Liberal activists have always sought to push more centrist Democrats to the left. Absent a strong and ongoing movement from below, this changes the rhetoric of the centrists for a time, but not their policies. Even changing their rhetoric, however, can matter. Bernie Sanders sensed something about the consciousness of the post-Occupy electorate; millions of us responded; and thus Hillary Clinton decided to follow Robert Reich’s year-old advice to start sounding more like a populist. So now we have a major-party candidate for president whose messaging, if it continues the themes of Thursday night’s speech, will include
- the need for well-paid jobs for all
- “a path to citizenship for millions of immigrants who are already contributing to our economy”
- “a country where the economy works for everyone, not just those at the top”
- getting money out of politics
- expanding voting rights
- keeping “Wall Street . . . [from] wreck[ing] Main Street again”
- dealing with climate change and creating green jobs
- affordable health care for all
- a minimum wage that is a living wage
- staying out of unfair trade deals
- wage equity for women
- massive infrastructure investment
- tuition-free college education, debt relief for graduates, and helping people learn skilled trades
- affordable child care
- making “Wall Street, corporations, and the super-rich . . . [pay] their fair share of taxes”
- healing the divides caused by systemic racism
- reforming the criminal-justice system, and
- defending LGBT rights and the rights of people with disabilities.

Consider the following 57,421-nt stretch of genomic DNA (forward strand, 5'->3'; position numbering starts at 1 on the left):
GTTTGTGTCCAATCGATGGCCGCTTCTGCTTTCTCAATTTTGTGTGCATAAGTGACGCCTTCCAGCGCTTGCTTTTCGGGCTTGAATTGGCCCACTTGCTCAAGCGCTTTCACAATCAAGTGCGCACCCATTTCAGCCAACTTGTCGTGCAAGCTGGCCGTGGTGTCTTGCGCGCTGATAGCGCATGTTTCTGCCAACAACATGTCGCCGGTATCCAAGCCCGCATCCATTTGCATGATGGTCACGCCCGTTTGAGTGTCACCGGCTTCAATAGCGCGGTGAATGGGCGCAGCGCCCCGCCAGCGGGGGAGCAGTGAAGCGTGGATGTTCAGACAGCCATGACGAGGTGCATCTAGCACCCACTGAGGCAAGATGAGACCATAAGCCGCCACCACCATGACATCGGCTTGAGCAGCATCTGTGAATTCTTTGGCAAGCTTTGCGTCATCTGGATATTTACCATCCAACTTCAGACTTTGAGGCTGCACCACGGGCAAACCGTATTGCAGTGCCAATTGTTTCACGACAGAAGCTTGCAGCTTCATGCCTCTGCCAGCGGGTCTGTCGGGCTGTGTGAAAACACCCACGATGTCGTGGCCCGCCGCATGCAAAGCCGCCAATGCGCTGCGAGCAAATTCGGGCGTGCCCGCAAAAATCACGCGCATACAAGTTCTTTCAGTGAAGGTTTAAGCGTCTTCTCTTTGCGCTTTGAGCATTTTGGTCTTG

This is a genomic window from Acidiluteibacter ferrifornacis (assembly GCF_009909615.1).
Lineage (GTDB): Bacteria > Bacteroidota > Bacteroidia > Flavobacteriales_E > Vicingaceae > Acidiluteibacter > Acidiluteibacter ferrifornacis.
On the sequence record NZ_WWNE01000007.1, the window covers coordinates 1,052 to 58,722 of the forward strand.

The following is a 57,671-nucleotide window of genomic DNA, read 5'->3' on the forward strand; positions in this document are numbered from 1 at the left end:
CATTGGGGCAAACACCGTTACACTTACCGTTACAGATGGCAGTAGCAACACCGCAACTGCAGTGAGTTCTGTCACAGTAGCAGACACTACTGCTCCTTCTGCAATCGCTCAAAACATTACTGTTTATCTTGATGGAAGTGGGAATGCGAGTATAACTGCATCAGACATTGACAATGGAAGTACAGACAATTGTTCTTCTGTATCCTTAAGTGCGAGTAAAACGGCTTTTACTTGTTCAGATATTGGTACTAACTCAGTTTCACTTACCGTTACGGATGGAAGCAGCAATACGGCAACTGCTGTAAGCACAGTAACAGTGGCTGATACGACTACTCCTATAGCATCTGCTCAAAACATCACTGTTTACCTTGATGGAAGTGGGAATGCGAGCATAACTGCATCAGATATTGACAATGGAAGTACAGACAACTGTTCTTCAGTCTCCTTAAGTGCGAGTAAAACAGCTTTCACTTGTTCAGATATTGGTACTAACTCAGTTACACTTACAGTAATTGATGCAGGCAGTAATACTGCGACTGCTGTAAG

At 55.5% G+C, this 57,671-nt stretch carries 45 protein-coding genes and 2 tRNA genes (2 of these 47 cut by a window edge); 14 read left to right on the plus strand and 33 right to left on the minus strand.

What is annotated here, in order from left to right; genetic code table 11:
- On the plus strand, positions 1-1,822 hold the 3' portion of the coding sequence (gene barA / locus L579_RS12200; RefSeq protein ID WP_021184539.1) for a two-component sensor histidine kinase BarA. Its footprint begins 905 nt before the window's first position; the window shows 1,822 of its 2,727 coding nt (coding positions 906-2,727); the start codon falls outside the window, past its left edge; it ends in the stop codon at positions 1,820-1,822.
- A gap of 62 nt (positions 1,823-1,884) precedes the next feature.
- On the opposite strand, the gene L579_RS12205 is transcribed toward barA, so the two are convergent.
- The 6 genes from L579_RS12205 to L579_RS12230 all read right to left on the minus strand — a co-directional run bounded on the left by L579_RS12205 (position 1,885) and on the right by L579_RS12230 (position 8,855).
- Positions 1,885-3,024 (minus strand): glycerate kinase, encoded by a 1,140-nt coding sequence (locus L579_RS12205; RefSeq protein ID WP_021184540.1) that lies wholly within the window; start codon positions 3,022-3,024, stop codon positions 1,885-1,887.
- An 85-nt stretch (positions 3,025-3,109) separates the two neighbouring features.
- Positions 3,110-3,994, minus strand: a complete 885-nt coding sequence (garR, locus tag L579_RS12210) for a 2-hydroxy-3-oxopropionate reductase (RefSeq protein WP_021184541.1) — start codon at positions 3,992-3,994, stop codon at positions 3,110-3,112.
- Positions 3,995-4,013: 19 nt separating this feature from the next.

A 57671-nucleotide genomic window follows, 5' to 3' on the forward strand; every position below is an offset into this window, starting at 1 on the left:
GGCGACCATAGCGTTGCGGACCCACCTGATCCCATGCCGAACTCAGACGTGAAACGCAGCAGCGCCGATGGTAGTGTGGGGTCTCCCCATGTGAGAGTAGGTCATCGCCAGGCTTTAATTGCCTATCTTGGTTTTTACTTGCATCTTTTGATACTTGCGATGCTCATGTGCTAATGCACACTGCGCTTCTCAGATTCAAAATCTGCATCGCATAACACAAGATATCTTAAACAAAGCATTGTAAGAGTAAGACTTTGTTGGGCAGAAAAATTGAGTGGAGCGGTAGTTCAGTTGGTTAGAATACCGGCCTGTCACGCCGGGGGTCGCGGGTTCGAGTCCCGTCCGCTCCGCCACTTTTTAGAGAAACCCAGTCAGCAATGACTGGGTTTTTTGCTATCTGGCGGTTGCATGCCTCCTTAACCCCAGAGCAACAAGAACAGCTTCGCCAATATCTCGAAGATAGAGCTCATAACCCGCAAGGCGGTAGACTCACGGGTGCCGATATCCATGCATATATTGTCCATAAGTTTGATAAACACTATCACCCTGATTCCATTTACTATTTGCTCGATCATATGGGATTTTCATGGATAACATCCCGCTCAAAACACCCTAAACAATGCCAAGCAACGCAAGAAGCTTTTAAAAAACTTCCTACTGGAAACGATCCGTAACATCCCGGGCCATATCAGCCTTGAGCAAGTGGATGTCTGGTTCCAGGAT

Contrariwise, if Hillary finds a need to keep expressing liberal and progressive values, including on issues that have lacked mainstream legitimacy, she will continue a more recent shift in political discourse in a way that will put the right on the defensive, embolden the left, give honest journalists a little more freedom, and help educate the populace at large. Moreover, such developments create more space for the real left to point out, for example, that if policing in poor and minority communities is to be reformed, it will take much more proactive measures than expressions of sympathy for victims.
It matters that Hillary Clinton is a woman. A strong, smart, and capable woman. It’s easy for those of us whose views were far better represented by Bernie, who feared too many feminists would overlook her substantial defects, and who were unfairly called sexist, to grow weary of the all the references to her nomination being historic.
But it is historic. Girls need models whose roles in the world show that they are not the weaker sex, and boys need to see that as well. Men stuck in the more primitive sexist stereotypes and ways of treating women need increased exposure to those who shatter the archetype of women as beings who are to be pushed around, manipulated, and used. Even the ascendancy of a woman like Hillary, who carries the ethos and energy of patriarchy, can help break down the remaining barriers to full political and social participation of women who don’t.
I once heard someone speak of avoiding wishful thinking in a dating relationship. She said, “When a person shows you who they really are, believe them.” Hillary Clinton has been showing us who she really is for over 30 years.
As I’ve written previously, she has not disavowed her and her husband’s critical roles in the Democratic Leadership Council, which which strategized moving the Party to the right in the 1980s so that it could get more corporate money. She has not distanced herself from the first Clinton Administration’s strong support for a racist mass incarceration policy; push for devastating welfare “reform”; continuing the Reagan-launched deregulation movement; or paving the way for the Gulf and Iraq Wars by demonizing the Iraqi government, singing the false WMD refrain, conducting overflights and bombings, and imposing murderous sanctions.